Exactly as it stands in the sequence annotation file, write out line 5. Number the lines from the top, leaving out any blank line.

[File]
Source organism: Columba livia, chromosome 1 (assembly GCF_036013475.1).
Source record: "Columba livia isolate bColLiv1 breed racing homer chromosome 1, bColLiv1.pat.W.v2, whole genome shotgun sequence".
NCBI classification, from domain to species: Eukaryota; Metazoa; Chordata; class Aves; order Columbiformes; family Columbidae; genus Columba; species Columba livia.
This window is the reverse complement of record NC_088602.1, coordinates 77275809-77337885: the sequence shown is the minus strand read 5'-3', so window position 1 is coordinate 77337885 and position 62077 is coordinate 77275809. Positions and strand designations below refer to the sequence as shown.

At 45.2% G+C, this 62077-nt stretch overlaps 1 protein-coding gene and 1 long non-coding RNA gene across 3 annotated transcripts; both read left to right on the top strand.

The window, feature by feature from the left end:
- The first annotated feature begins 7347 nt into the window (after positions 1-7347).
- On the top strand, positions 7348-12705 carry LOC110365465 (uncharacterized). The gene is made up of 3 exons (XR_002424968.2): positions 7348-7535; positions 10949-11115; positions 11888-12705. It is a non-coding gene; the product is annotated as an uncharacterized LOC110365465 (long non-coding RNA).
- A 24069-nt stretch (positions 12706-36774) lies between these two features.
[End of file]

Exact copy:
At 45.2% G+C, this 62077-nt stretch overlaps 1 protein-coding gene and 1 long non-coding RNA gene across 3 annotated transcripts; both read left to right on the top strand.